About iPhones, Extreme Sports, and The Mishclaimer.

One time I drove to a support appointment in my dad’s brand new Dodge Charger.

Because nothing says, “I need money” like a $25,000 muscle car with heated leather seats, a sunroof, and a HEMI.

I guess my thought was “I want people to partner with me to reach students, not to give because they think I just need to eat.” But what I communicated instead was some kind of Creflo Dollaresque “I am terrible at stewarding the money I already have, as a missionary. Will you please give me some more?”

I can see how that would happen. That’s why I began using the mishclaimer. (Missionary Disclaimer)

The mishclaimer is a crafty resource that every vocational missionary must have in his or her back pocket at all times. Here’s how it works: Every time someone sees something of yours of value, give a reason to justify owning it. The mishclaimer comes in the following varieties, all of which I have used:

The Replacer

The goal with the replacer is to distract people from the new hotness by replacing it with something old and busted. (Men in Black reference. I received no compensation for that reference. Yet.) The replacer only works with relatively small purchases. Here are some examples:
“I know the iPhone (new hotness) is so expensive, but man, you should see how the paint is coming off of my car (old and busted). At least it’s paid for, am I right?”
“The best part about the brand new living room furniture (new hotness) is the fact that I still have the donated kitchen table and chairs that don’t match (old and busted).”

You practically forget that I even have an iPhone, looking at my car.  And that’s what makes it such a great mishclaimer.

The Price-tag

I’m ashamed to admit how many people know what I paid for my MacBook Pro. It’s the perfect example of the price-tag. I see that subtle eyebrow raise screaming “man, I guess he doesn’t need money” on their facial region, and immediately say “I got this thing for like $300.” My wife called me on it once, early on in marriage. I was price-tagging everything. “We only paid $4 for this 3-pack of soy milk. And you should have seen the deals they’ve got going on masking tape.”  I’d print out a copy of our monthly budget and hand it to folks.  I made that up, but I seriously did go way overboard with telling people how much stuff cost.  If I’m honest, this is still my go-to mishclaimer at least 75% of the time.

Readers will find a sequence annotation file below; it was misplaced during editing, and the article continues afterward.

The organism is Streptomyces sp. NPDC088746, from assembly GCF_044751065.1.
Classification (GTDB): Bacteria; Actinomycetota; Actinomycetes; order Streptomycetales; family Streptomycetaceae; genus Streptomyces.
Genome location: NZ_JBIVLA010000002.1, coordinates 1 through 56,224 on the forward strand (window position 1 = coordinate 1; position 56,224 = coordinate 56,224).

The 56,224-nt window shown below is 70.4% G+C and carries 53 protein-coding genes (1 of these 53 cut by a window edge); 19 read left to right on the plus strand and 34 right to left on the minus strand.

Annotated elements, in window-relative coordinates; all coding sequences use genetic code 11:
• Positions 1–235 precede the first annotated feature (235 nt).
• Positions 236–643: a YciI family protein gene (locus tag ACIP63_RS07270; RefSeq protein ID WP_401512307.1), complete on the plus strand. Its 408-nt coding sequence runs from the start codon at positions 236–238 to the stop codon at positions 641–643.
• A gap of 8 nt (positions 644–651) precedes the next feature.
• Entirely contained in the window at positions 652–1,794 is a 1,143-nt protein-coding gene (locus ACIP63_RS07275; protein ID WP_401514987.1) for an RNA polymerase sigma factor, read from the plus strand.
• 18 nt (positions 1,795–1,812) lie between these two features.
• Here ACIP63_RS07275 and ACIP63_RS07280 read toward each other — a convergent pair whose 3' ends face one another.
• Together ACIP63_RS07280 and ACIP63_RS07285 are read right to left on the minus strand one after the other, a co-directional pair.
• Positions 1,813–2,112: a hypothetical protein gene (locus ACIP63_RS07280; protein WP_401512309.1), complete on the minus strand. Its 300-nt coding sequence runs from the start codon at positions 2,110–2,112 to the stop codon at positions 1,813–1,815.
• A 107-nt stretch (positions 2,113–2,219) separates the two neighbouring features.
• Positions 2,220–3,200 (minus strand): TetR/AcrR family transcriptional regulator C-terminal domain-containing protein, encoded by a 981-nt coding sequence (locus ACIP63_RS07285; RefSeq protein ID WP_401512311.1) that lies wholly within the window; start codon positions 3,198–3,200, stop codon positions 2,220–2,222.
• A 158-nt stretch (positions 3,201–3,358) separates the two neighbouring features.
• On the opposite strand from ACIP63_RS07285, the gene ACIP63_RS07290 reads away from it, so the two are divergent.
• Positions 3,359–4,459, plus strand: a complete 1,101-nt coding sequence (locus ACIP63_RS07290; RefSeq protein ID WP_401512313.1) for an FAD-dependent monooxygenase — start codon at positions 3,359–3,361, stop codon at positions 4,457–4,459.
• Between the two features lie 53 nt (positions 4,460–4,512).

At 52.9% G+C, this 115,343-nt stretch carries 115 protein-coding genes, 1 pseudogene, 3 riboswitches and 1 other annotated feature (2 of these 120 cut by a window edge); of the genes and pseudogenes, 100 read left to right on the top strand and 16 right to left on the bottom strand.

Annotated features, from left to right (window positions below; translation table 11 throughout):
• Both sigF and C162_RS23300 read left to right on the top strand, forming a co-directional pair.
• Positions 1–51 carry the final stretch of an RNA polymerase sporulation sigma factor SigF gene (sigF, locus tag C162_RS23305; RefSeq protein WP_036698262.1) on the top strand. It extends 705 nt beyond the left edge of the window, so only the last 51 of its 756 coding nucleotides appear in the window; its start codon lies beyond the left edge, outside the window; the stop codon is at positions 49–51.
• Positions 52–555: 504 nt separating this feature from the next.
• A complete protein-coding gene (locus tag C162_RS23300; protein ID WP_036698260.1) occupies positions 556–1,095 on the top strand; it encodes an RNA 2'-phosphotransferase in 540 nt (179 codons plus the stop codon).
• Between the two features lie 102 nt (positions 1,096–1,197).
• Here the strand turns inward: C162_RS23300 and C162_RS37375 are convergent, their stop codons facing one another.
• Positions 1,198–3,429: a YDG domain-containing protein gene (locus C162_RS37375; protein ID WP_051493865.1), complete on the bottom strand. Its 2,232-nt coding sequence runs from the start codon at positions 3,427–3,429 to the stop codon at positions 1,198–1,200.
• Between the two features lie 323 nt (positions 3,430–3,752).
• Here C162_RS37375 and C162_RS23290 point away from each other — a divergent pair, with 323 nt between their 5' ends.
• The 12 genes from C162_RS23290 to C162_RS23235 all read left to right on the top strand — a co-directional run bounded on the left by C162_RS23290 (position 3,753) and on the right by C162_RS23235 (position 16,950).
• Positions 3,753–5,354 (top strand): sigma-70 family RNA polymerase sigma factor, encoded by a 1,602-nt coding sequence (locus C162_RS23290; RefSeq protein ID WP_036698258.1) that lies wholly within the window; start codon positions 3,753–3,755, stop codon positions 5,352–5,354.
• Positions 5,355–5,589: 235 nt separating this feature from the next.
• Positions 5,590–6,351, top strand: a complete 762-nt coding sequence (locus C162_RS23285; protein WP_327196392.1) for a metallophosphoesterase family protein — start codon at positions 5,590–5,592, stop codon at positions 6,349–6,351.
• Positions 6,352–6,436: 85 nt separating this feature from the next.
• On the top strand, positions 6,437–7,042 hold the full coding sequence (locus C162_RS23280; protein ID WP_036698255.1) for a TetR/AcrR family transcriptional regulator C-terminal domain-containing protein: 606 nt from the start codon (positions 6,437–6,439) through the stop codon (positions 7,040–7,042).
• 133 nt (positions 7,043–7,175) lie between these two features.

The Discounter

Similar to the price-tag, the discounter adds a simple line to the beginning or end: “and it usually goes for $_______” There’s real power in the discounter. It distracts people from what is potentially the still-absurd bottom line by setting their expectations into the stratosphere. That makes it possible to slip in some really large items unnoticed. Consider using the suggested retail price on the front end: E.G.
“This Maserati normally goes for 85 grand, but I was able to get it for 26.” See what we did there? You are so distracted by the $85,000 figure that you didn’t even notice I just got away with spending my year’s salary on a car.

The Ramsey

Named after Dave Ramsey, purveyor of all that is good and right about the Fox Business Network, this one is simple. Just find a way during conversation to slip in the factoid that you paid off $_____ of debt in just ____ years/months/minutes. Using that fun fact, you can offset any suspicion that you are bad at managing money. How could you be bad at money management? You paid off debt. You deserve an extra trip to Starbucks (the finest purveyor of premium coffee in the world–and an opportunity for me to use the word “purveyor” 2x in one paragraph).

The Half-Ramsey

I’ve always wanted to name the moves in an extreme sport. You get to use words like “fakie” and “ollie” and “corkscrew.” So this one can also be called the “fakie backside Ramsey” if you’d like, but it is where you slip into a conversation something thrifty about your financial life. Examples from my own life include the phrases “I’ll walk before I have a car payment” and “I don’t have any credit cards, but…” These are excellent and easy to use, because the goal of a good mishclaimer is to give off a bit of a pretentious, holier-than-thou vibe. You are, after all, seeking to justify yourself, by definition, when using a mishclaimer. So go ahead and see if your fakie backside 1080 Ramsey with a kick flip can make it seem as though you are far superior to anyone listening.

What about you, reader?  Ever used one of these options to attempt to justify a big purchase/expense?  Comment below.

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